“Mine too,” she said, then off she went to the microphone. The m.c. introduced her, and she began to read. She read with a clear, steady, authoritative voice – the kind of voice I wish I could call upon at will for my classes. She seemed to really step into the role and inject a lot of personality into it. Later she worried that she had read too fast, but she hadn’t.
Of course, aside from the English monologue, we were also able to follow along pretty well with the moan sequence in “The Woman Who Loved to Make Vaginas Happy.” After all, some things really need no translation.
So those were the highlights, for me, but of course there’s also the experience of going to foreign-language dramatic productions (which is, I think, culturally important and character-building, since everyone should push beyond their comfort zones regularly, and the experience of not knowing the local language is great for that) and of course it was thrilling to get to witness something like the first Vagina Monologues performance in a particular country, especially a country with the issues with sex and gender and social practices that I’ve blogged about before. Jessica described the experience of performing in it as “bad-ass.” Well put.
So, was Georgia ready for The Vagina Monologues?
On the one hand, yes. There was an audience (mostly women and foreigners) who wanted to see the show, who received it well, and who will talk about it and probably benefit from having seen it.
On the other hand, no. The show was kept under the radar, was basically word-of-mouth and invitation-only, and thus generated no controversy or even real interest from the Georgian public at large. I personally didn’t tell my Georgian students the name of the show that I was going to go see, partially because I didn’t know if I could explain what the show was and why I wanted to go given our current communication capabilities, and partially because I prefer to keep what might be viewed as a radical streak well outside any classroom discussions so no one can accuse me of trying to corrupt Georgia’s youth (and yes, many of my students are younger than me, for instance, in their early 20s).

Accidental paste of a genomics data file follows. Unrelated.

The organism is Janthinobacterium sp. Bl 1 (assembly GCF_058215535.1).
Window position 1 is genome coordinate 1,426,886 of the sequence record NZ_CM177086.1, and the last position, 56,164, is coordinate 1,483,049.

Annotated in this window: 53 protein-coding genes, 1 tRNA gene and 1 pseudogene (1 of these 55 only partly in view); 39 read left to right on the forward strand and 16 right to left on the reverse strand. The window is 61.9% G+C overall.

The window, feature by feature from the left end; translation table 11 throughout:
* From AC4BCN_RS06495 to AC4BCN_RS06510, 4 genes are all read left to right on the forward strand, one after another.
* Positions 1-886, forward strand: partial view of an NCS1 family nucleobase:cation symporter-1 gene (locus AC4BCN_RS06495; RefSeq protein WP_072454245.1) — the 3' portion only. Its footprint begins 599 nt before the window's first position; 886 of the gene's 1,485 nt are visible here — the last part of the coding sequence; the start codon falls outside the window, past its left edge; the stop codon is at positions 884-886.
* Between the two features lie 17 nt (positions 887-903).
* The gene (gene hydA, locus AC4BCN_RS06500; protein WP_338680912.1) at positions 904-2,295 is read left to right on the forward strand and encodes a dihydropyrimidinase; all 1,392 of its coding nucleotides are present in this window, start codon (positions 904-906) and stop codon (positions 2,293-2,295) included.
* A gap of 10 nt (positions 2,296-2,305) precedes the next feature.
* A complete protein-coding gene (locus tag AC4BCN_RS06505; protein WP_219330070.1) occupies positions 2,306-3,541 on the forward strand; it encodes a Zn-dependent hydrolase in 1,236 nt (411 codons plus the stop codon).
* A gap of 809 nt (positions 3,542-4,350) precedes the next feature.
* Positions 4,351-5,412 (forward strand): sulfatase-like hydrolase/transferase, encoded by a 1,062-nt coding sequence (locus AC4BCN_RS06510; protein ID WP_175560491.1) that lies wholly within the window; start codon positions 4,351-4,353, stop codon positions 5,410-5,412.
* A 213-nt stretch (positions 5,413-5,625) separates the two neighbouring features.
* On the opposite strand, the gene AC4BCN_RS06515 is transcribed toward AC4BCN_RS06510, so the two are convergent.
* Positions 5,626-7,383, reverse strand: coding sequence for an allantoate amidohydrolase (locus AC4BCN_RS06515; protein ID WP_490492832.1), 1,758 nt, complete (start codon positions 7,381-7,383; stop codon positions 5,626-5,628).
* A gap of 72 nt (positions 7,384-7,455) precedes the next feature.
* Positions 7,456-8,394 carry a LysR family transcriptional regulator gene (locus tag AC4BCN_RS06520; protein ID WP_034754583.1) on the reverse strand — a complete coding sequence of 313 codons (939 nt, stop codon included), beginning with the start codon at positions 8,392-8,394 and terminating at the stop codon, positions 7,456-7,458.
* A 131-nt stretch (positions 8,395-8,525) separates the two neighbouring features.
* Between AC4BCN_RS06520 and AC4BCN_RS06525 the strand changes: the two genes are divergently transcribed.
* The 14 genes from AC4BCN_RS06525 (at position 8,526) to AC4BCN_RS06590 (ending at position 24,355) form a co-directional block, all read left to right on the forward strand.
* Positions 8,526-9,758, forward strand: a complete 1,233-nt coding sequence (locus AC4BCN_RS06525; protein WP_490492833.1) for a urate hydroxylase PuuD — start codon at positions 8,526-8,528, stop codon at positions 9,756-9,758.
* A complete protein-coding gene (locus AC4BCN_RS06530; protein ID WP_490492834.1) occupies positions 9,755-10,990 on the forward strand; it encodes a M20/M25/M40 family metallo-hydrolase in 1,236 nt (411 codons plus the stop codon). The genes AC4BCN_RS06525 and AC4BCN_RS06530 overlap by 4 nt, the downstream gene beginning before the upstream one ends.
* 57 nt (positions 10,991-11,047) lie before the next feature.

My impression about the show, as a whole, is that it’s an important performance piece because it takes on subjects and offers perspectives that are often shunned or ignored because of social taboos. I think it’s important that people be exposed to things like anecdotal stories about the variety and depth of female embodiment, sexuality, and experience, because otherwise, how will they know? Critics accuse the Monologues of having some political agenda, of having bias, of being immoral – but I would fire back and ask what it says about your worldview if it is threatened by simply hearing a story about a woman’s experience of her own body?
Yes, of course, “The Personal is Political” is a classic second-wave slogan and I get how a series of personal stories can imply a political worldview or opinion, and of course the project of challenging widespread ignorance, fear, and prejudice – which the Monologues does – is a very political project. But I don’t think that there’s anything prescriptive in the Monologues. It doesn’t advocate any particular feminist cause, it doesn’t push towards any kind of solution to the problems that it poses – it merely illuminates subjects that were once dark.
And yet, there are always people who would prefer for certain subjects to remain dark.
It’s a good sign, though, that Georgia was able to have this show, and I think that it will continue and maybe reach a growing audience next year and the year after that. It’s good to know that there’s a small but important movement in Georgia pushing to educate and inform people, pushing to fight taboos, and to replace ignorance with knowledge, fear with acceptance, and prejudice with solidarity.
there are some things that you can’t know
unless you’ve been there
but oh how far we could go
if we started to share: